pisze, „znudzenie sie bohaterem” czy „pozbywanie sie nadmiaru”. Wampir
        ginie, bo poswieca sie – ratuje Geralta i Yennefer – by go zabic,
        Vilgefortz musi powaznie „wystrzelac sie” z czarnoksieskiej mocy.

        Sounds pretty dead to me.

        1. Furo says:

          There’s a hint in the last book that Regis might not be dead.

          When Ciri sends Geralt and Yen off to Avalon, there’re ghostly figures in the mist who help them – the three dead members of Geralt’s adventuring party. That is, all of them, except Regis.

    3. camycamera says:

      I think W3 (and 2) is the “good” sort of fan-fiction that (mostly) respects the source material and (since these are sequels) actually tries to do some stuff a little differently and moves the series forward, instead of just retelling the same story.

      Which is what W1 did. That game’s story is just bad fanfiction in my opinion. It’s just a bad repeat of the novels, with Alvin being a bad stand-in for Ciri, and Azar Javed being a bad stand-in for Vilgefortz (and even repeating one exact quote from him because the writers thought that quote was so cool).

      It has its own original stuff in the story to be fair, but everyone says Chapter 4 of that game is the best chapter, and that’s because it has almost nothing to do with the rest of the story.

      Plus what they did to Foltest’s daughter was just screwed up and bad. No wonder she doesn’t appear in another game afterwards. They sweep the fact that she married Radovid under the rug, too.

      1. trevalyan says:

        I think Adda’s presence would tend to complicate the sequels, unless you pulled a Leiliana, but she would demand far more screen time if she was alive and important. On the whole I would take marks off the series for the mistakes it made in the main plot with Anna and especially Radovid… but under the circumstances of modern Western RPGs, it’s like pointing out background flaws in the Mona Lisa.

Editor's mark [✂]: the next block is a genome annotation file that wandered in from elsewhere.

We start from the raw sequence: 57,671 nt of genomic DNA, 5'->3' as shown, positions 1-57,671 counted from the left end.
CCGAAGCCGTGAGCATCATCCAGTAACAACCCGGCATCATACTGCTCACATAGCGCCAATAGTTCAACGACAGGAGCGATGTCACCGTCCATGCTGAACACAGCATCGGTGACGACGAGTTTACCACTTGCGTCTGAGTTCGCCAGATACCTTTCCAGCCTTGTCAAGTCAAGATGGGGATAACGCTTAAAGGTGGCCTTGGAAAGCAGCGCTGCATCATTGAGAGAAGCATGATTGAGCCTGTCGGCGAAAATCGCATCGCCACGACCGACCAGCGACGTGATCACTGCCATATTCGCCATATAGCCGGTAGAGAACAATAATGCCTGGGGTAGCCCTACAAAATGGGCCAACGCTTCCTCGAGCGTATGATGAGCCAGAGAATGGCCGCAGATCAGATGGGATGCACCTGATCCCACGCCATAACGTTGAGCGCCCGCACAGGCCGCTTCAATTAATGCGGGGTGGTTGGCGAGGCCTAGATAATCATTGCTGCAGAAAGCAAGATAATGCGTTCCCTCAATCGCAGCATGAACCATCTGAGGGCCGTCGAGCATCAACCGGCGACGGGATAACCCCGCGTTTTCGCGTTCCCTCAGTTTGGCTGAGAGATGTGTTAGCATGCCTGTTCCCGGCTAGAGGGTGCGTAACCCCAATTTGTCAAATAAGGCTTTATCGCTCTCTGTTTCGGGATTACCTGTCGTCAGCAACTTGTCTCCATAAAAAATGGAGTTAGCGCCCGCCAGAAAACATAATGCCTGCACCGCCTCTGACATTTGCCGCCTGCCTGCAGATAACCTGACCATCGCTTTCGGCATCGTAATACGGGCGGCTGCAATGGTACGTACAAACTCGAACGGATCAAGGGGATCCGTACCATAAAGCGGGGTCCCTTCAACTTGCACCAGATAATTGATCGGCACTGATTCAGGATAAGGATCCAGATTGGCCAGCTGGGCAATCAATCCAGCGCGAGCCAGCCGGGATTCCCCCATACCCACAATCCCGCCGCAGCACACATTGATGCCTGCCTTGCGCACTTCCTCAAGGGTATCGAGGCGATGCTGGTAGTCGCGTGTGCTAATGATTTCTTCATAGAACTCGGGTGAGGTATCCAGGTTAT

Besides, given Adda’s wilful nature and former cravings for human flesh, one could see her making Radovid a -worse- person. As far as that’s possible. Probably for the best that she didn’t have a larger role.

      2. Coming Second says:

        What makes Schrodinger’s Adda particularly weird is that the opening segment of W2 was all about Foltest trying to claim a niece and nephew of his from a rebel lord in order to protect his own succession. You’d think Adda being alive or dead would have a fairly large impact on his thinking there.

        Whether you chose Shani, Triss, or spurned them both was also a significant sideplot of the first game. In the second game your choice is basically ignored and you’re landed with Triss regardless, a gratuitous eyeful of her being one of the first things we see. These are the type of things that would have Bioware fans up in arms about.

  9. BlueHorus says:

    On the accents: I completely agree. Sometimes they did just let the ball drop and goofed around.
    There was one NPC who worked outside Geralt’s villa in the vineyard – every time I arrived or left home, I was treated to him bellowing:

    ‘A man who! Will not drink his red! Is a man whose wife! Is like to knock his head!’

    In…some…kind of accent. I think they were going for ‘drunken frenchman’ by way of ‘drill sergeant’.
    …not that it was bad. I quite liked that guy.

    1. SupahEwok says:

      I don’t think it was so much that they couldn’t choose an accent, but that Toussaint was a blend of France and Italy, so the accents used ranged from all over.

    2. Dude says:

      The accent they used for the royalty was very distinctly DANISH. I think the mood they were going for was that classic European blend where the royal family and significant portions of the nobility might be distinctly not locals.

      The peasantry as a result had a mix between a french accent and the Danish one of their noble class. It’s similar to the Swiss and Belgian accents that are a mix of French and German, but instead a mix of Danish and French. When you think of it this way not only are the accents consistent with the more Western and North European style but are actually a bit more creative.